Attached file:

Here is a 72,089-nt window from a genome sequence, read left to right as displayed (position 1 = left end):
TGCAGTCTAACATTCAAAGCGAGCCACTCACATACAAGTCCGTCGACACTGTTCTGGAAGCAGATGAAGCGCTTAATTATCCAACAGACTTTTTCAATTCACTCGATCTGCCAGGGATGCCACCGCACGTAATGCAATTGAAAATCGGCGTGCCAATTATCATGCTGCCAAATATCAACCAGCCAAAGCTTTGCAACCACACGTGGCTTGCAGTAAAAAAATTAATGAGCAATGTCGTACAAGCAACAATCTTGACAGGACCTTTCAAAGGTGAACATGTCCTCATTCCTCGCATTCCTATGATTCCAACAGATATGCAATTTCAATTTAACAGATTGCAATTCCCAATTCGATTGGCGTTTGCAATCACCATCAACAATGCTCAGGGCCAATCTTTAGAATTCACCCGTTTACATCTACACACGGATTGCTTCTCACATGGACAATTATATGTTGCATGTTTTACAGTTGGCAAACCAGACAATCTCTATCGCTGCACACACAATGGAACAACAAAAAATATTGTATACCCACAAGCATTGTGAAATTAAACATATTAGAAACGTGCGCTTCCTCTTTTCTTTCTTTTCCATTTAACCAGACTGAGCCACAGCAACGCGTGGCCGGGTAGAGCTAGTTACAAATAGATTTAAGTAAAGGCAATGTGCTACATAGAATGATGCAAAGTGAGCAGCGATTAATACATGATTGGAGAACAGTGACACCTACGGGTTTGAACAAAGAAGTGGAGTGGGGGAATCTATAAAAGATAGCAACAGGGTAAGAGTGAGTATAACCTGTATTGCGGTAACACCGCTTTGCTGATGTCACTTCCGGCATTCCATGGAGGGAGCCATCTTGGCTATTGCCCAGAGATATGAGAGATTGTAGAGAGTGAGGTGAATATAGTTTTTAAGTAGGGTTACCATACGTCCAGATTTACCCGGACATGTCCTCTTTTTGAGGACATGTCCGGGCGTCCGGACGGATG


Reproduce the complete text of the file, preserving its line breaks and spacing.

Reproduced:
Here is a 72,089-nt window from a genome sequence, read left to right as displayed (position 1 = left end):
TGCAGTCTAACATTCAAAGCGAGCCACTCACATACAAGTCCGTCGACACTGTTCTGGAAGCAGATGAAGCGCTTAATTATCCAACAGACTTTTTCAATTCACTCGATCTGCCAGGGATGCCACCGCACGTAATGCAATTGAAAATCGGCGTGCCAATTATCATGCTGCCAAATATCAACCAGCCAAAGCTTTGCAACCACACGTGGCTTGCAGTAAAAAAATTAATGAGCAATGTCGTACAAGCAACAATCTTGACAGGACCTTTCAAAGGTGAACATGTCCTCATTCCTCGCATTCCTATGATTCCAACAGATATGCAATTTCAATTTAACAGATTGCAATTCCCAATTCGATTGGCGTTTGCAATCACCATCAACAATGCTCAGGGCCAATCTTTAGAATTCACCCGTTTACATCTACACACGGATTGCTTCTCACATGGACAATTATATGTTGCATGTTTTACAGTTGGCAAACCAGACAATCTCTATCGCTGCACACACAATGGAACAACAAAAAATATTGTATACCCACAAGCATTGTGAAATTAAACATATTAGAAACGTGCGCTTCCTCTTTTCTTTCTTTTCCATTTAACCAGACTGAGCCACAGCAACGCGTGGCCGGGTAGAGCTAGTTACAAATAGATTTAAGTAAAGGCAATGTGCTACATAGAATGATGCAAAGTGAGCAGCGATTAATACATGATTGGAGAACAGTGACACCTACGGGTTTGAACAAAGAAGTGGAGTGGGGGAATCTATAAAAGATAGCAACAGGGTAAGAGTGAGTATAACCTGTATTGCGGTAACACCGCTTTGCTGATGTCACTTCCGGCATTCCATGGAGGGAGCCATCTTGGCTATTGCCCAGAGATATGAGAGATTGTAGAGAGTGAGGTGAATATAGTTTTTAAGTAGGGTTACCATACGTCCAGATTTACCCGGACATGTCCTCTTTTTGAGGACATGTCCGGGCGTCCGGACGGATG